And the seasons they go round and round
And the painted ponies go up and down
We’re captive on the carousel of time
We can’t return we can only look behind
From where we came
And go round and round and round
In the circle game

Joni Mitchell

The 1960s became the 1970s. Town House Explosions and Kent State. I took up with Jerry, a Marine fresh back from Vietnam and too restless angry to bother waiting for an official discharge. I was doing sex work and we were a couple straight out of the Jane Fonda/Donald Sutherland movie “Steelyard Blues.”  We were crazy brave and crazy happy.  When Jerry got busted I got him out.

I went to work with the National Transsexual Counseling Unit in SF, co-running it with Jan Maxwell.

Then in June of 1972 around the solstice I had my sex change operation.

The following year I discovered LA and Jerry and I discovered open relationships didn’t work all that well.

In 1974 I went to my first Pride Day, picked from the crowd to speak because of my work with the NTCU my connection to the LGBT world was already becoming more and more about the L-word and less and less about the T-word.  I was held by more of a sense of obligation, a need to see others pick up the work.

And the words of “The Circle Game” keep playing.  Life is like a river not a quiet lake.

By the time of the internet, long before Facebook, when Usenet and mailing lists were the hottest thing around, I realized language had changed. My experiences and memories remain mine but now I am expected to remember certain events differently and use different words to describe my life.

Somewhere during that half century I stopped feeling trans, stopped seeing others as trans.  We became just people a different kind of ordinary not defined by trans-prefixed words.

Now with marriage equality and a nearly 2 decade relationship, hair that has turned gray, I or perhaps I should say we, have joined a much broader community of Elders.  I like the word Elder better than senior citizen.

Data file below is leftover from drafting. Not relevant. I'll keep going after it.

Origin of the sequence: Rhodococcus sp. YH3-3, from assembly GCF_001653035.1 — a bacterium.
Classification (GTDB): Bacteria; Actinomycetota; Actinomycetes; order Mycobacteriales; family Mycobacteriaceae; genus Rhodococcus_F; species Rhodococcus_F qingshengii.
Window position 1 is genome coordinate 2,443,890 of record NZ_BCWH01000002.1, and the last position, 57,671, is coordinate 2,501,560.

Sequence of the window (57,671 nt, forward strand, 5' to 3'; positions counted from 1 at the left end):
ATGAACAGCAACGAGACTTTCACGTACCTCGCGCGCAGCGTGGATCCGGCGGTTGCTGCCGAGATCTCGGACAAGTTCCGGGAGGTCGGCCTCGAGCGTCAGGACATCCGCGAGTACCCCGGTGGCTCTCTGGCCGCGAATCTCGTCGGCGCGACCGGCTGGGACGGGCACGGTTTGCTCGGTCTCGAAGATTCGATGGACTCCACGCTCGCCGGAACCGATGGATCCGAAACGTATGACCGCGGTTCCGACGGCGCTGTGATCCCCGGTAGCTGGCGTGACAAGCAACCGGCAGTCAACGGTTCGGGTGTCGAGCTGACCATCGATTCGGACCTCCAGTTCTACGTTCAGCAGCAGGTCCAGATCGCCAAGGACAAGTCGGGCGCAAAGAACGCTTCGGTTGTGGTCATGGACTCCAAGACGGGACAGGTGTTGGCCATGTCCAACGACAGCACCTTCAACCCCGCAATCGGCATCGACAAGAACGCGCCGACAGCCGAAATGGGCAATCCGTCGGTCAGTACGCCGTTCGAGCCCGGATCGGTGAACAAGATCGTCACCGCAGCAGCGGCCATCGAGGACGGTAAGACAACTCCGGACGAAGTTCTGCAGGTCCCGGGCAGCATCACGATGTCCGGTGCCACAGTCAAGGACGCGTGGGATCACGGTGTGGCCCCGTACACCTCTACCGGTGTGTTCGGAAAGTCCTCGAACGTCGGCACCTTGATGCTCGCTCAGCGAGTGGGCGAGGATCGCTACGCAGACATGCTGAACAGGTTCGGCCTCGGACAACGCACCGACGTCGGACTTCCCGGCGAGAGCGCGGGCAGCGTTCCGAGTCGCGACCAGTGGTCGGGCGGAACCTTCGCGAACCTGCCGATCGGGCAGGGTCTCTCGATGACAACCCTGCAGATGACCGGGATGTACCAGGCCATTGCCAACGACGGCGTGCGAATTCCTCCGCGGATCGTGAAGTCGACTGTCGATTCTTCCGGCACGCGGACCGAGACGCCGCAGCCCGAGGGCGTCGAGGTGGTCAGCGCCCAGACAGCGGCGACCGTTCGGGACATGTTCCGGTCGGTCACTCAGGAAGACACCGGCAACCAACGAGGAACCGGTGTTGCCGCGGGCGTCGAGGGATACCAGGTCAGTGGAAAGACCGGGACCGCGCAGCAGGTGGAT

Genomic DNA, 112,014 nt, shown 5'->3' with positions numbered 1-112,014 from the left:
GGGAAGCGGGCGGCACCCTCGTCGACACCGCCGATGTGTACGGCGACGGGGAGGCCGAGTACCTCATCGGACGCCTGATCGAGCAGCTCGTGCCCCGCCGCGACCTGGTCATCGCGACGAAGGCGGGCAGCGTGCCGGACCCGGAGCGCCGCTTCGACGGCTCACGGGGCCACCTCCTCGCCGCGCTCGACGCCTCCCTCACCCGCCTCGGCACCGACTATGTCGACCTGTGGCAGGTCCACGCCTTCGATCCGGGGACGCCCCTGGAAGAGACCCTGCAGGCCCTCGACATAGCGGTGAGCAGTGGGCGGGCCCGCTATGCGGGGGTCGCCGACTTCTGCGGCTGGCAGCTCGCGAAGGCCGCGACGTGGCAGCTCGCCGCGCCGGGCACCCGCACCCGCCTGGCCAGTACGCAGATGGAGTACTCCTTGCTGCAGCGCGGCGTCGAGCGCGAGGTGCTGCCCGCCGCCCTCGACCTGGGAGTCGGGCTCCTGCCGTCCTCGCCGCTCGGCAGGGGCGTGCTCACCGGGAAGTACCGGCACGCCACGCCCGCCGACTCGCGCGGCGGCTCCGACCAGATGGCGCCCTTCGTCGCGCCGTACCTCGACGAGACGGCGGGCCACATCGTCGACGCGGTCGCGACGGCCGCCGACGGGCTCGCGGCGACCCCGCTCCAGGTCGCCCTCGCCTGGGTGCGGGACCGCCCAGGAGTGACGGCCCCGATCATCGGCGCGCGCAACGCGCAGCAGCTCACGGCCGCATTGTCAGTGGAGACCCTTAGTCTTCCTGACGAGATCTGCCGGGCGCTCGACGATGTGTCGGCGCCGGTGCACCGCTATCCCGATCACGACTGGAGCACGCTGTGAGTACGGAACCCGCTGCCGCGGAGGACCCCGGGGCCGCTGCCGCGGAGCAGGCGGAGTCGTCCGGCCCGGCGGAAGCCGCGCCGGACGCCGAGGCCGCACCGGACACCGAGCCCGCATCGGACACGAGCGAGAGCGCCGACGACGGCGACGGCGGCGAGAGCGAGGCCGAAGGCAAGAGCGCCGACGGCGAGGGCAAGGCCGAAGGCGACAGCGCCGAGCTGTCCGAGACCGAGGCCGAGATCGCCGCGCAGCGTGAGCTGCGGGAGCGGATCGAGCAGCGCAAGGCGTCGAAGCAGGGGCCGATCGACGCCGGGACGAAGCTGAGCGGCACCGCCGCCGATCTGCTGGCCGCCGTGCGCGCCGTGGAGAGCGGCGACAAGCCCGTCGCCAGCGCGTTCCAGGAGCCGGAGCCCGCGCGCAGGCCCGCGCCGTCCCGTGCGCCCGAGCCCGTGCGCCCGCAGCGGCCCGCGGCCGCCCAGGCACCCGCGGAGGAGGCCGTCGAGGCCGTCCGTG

The Stonewall You Know Is a Myth. And That’s O.K. | NYT Celebrating Pride

In the summer of 1967 I first had sex with a man who picked  me near the subway stop at Sheridan Square.  The Stonewall didn’t exist yet but the area was known to be a gay cruising spot.

The area wasn’t the carnival of Bleeker and McDougal Streets, nor the East Village riot of St Mark’s Place.  It was mostly residential.  not far from where the Village Voice had their offices.

I hung out in the Village quite a bit during 1967, testing my wings in preparation for leaving home and coming out.

There were already gay and lesbian movements in NYC, SF and LA.  I met someone, a sister in the early stages of transition.  She told me SF was the place to be because there were trans-organizations there and doctors who would give hormone scripts.

In April of 1967 there had been the pageant in NYC that was documented in The Queen, which I posted recently.  Dr Benjamin’s book was out and available.

Fast Forward To 1969:

I was living in Berkeley and started transition, first coming out to friends.  Welfare Department Social workers were able to find people who were in turn able to refer me to a place out on Van Ness Ave called the Center for Special Problems.  They interviewed me, thought I was cute and gave me a bunch of hormones.  That was in March.

At the same time gay rights organizations had picket lines up in front of several businesses.

I took part in the People’s Park Riots in May.  I was so androgynous at that point people were struggling to figure out pronouns.  By early June I was sliding into full time and by mid-month I had stopped sliding in that direction and was full time.

Then at the end of June Stonewall happened.  We didn’t have the internet and it wasn’t reported in the mainstream but we had the underground press.  In the weeks that followed I read every article I could get my hands on in both the gay and straight underground press.